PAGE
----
Brendan told me one day that people who start qigong later in life can benefit from an herbal jump-start to build up their depleted energies. He gave me the name of an elderly Chinese herb doctor in Seattle’s Chinatown district who’d helped him get his own energies going.
The man was indeed old, and his office was old, with stains on the carpet and dead plants on the windowsill. But he was kindly, and he had me fill out a health status questionnaire and put my wrists on a little red pillow, one after the other, while he took my pulse with a funny light-deep alternating pressure. I told him I needed more energy for my qigong practice and that I was recovering from a bout of gastritis. His English was fairly good, and in retrospect, the main obstacle to our communication was me.
I had thought visiting a Chinese herb doctor would be magic. He would take my pulse and he would know without my saying a word what was wrong with me. I wasn’t prepared to articulate what I wanted, and the slight language barrier made me feel even more tongue-tied.
The doctor said something about my stomach energy being cold—I had no idea what that meant—and said herbs for 10 days would cost me $80. He put my $20 bills in a drawer with other $20 bills, and I wondered why he wasn’t worried about being robbed. Then he had me sit in the waiting room while he weighed out the herbs on an apothecary scale.
He gave me five little brown paper sacks, each sack containing herbs for two-days-worth of tea, along with printed directions for making and drinking the tea. And he gave me a plastic bottle containing little brown pills.
The herbs were beautiful. They were not leafy and green, like the herbs you buy in the produce section of the supermarket. Rather they were dried and brown. There were slices and pieces of roots, stems and bark, plus some dried fruits and some small cubes of a very hard white substance. I thought if I were an artist, I would make a collage and title it “Barbara’s Cure.”
I made and drank five batches of tea over the next 10 days, and only once did I almost boil the herbs dry. The tea wasn’t yummy but it wasn’t bad either, just earthy and odd. I think Brendan was impressed that I didn’t grouse about drinking it.
But the pills gave me pause. I peeled off the label the doctor had put on the bottle and looked up the English words on the original label on the Internet. I couldn’t figure out why he’d given me pills for itching when I didn’t itch. Hmmm….. another mystery of Chinese medicine.
After 10 days my energy level seemed unchanged but my stomach was feeling better, so I went back a second time and got more sacks of herbs and some new pills. This time I realized that the pill bottles weren’t sealed, that the doctor was buying pills in bulk and then putting the proper quantity in empty bottles he had on hand.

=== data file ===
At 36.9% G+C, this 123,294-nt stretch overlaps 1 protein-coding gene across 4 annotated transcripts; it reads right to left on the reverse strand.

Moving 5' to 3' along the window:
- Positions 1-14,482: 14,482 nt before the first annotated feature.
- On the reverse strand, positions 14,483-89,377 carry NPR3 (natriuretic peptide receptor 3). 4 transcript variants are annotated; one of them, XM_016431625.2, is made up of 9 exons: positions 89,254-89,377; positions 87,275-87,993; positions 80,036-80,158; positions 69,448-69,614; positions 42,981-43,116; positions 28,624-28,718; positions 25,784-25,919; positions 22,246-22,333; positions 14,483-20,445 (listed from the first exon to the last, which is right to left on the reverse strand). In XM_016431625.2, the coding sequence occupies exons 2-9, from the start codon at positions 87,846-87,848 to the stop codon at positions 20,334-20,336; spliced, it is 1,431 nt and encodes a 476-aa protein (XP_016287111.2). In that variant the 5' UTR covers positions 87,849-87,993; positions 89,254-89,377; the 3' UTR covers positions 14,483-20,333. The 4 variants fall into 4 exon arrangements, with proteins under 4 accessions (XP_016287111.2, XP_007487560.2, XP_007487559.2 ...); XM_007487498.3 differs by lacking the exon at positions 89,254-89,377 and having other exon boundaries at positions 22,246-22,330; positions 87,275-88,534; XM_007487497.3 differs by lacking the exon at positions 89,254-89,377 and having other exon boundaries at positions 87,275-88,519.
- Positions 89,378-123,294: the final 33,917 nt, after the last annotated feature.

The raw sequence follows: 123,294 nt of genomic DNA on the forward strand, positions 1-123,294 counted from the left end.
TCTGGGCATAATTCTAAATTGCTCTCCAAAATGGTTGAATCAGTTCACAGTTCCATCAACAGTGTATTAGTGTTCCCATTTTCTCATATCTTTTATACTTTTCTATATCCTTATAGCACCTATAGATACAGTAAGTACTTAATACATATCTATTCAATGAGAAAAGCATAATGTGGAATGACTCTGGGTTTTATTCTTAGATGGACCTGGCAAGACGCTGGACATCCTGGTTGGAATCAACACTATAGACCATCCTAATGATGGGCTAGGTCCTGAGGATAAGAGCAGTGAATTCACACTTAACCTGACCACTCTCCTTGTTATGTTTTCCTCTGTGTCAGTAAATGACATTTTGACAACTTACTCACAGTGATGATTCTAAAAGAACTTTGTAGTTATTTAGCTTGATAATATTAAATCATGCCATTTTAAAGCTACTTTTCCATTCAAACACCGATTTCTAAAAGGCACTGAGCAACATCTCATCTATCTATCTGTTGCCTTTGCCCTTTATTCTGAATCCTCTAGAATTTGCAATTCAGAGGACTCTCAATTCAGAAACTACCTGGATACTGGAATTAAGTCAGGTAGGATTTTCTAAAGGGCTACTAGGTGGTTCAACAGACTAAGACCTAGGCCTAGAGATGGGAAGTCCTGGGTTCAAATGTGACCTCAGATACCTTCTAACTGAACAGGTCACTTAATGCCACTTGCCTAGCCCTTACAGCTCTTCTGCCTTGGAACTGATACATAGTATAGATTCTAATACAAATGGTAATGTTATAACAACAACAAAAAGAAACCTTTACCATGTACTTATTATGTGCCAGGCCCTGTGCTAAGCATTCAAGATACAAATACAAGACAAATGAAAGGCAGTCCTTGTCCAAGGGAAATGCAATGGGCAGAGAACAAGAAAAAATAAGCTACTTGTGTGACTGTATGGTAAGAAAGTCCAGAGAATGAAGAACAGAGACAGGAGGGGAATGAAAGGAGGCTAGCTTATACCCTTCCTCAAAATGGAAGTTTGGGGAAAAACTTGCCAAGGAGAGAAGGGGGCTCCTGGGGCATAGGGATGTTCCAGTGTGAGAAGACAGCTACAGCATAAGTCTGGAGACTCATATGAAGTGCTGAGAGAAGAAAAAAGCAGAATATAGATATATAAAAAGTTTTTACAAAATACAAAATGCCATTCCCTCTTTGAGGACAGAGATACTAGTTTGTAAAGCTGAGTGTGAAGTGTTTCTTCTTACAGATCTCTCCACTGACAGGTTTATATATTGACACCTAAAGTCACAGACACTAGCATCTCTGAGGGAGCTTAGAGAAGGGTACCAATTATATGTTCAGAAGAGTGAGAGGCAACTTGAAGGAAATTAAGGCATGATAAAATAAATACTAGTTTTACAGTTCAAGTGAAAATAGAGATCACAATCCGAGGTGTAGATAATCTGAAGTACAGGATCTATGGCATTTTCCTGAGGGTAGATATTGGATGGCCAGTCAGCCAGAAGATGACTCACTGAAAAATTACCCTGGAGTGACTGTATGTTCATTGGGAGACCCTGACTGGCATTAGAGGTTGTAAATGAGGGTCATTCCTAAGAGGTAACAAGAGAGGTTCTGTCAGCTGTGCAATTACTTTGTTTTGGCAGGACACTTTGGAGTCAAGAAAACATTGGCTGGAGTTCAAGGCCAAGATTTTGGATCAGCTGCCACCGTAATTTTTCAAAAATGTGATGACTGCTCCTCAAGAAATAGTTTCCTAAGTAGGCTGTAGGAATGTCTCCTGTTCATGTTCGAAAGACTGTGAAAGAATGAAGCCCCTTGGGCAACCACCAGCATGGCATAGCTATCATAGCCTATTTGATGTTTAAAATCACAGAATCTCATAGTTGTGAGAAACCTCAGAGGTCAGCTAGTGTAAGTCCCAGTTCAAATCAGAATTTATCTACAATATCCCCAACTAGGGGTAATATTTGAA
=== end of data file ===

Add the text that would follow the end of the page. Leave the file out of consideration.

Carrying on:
I was still OK with the herbs. I’d shown them to Brendan, and he’d recognized most of them and thought they seemed reasonable. And they were, of course, beautiful, and I thought cooking them up was cool. But I was not OK with the pills. They were manufactured in China, and if the Chinese were putting melamine in formula for their own babies, what might they be putting in pills for export to America? I didn’t know what was in those pills, and I didn’t see how the doctor could know either.
I also began to wonder why, in the two hours I’d spent in his office, I’d seen only one other patient—and he wasn’t even Chinese.
I thought, “If I read in a newspaper about someone getting sick from taking Chinese herbs under circumstances like these, I’d think they were stupid.”
So I stopped taking the herbs and the pills, and I didn’t go back for the third visit the doctor had recommended.
I am still interested in Chinese herbs. I do believe that I could gently improve my health and energy by drinking an herb tea formulated for my unique physical condition, and I do now have the name of an English-speaking naturopath said to be very good with Chinese herbs. However, for the time being, I’m focusing on the other arm of Traditional Chinese Medicine, acupuncture.
And it’s funny how that happened—or perhaps it was just another instance of qigong-induced synchronicity.
I belong to Group Health, a Seattle-area HMO. I’d had the same wonderful primary care doc for years, but over those years, I retired, I moved—and traffic got a whole lot worse. I began to wish I had a doctor who was easier to get to—and who maybe could help me navigate the interface of eastern and western medicine.
In January, it snowed, and I stayed home for several days. We didn’t lose power, and I spent way too much time on my computer, doing things like searching Group Health’s web site for doctors with Chinese names. I ended up finding, instead, a doctor with a British-sounding name who was licensed to practice not only western medicine but also acupuncture, although he wasn’t practicing acupuncture at Group Health.
At our first visit, my new doctor recommended two books.
One was a lovely little book by Buddhist teacher Sylvia Boorstein, “It’s Easier Than You Think: The Buddhist Way to Happiness,” that probably influenced the format of this book. The other was a book on acupuncture, Dianne Connelly’s “Traditional Acupuncture: The Law of the Five Elements.”
I fell in love with the acupuncture book. I thought it was one of the most beautifully written books I had ever read and found equally beautiful the philosophy it embodied, that each person is a unique and valuable individual, and that every health issue needs to be viewed in terms of the totality of who that person is.
Five-Element acupuncture is less common than the style of acupuncture usually associated with Traditional Chinese Medicine, so I e-mailed my new doctor to ask if he knew anyone who was practicing it in this area. He gave me the name of the Wu Hsing Tao School in Seattle, and I put cooking herbs on the back burner.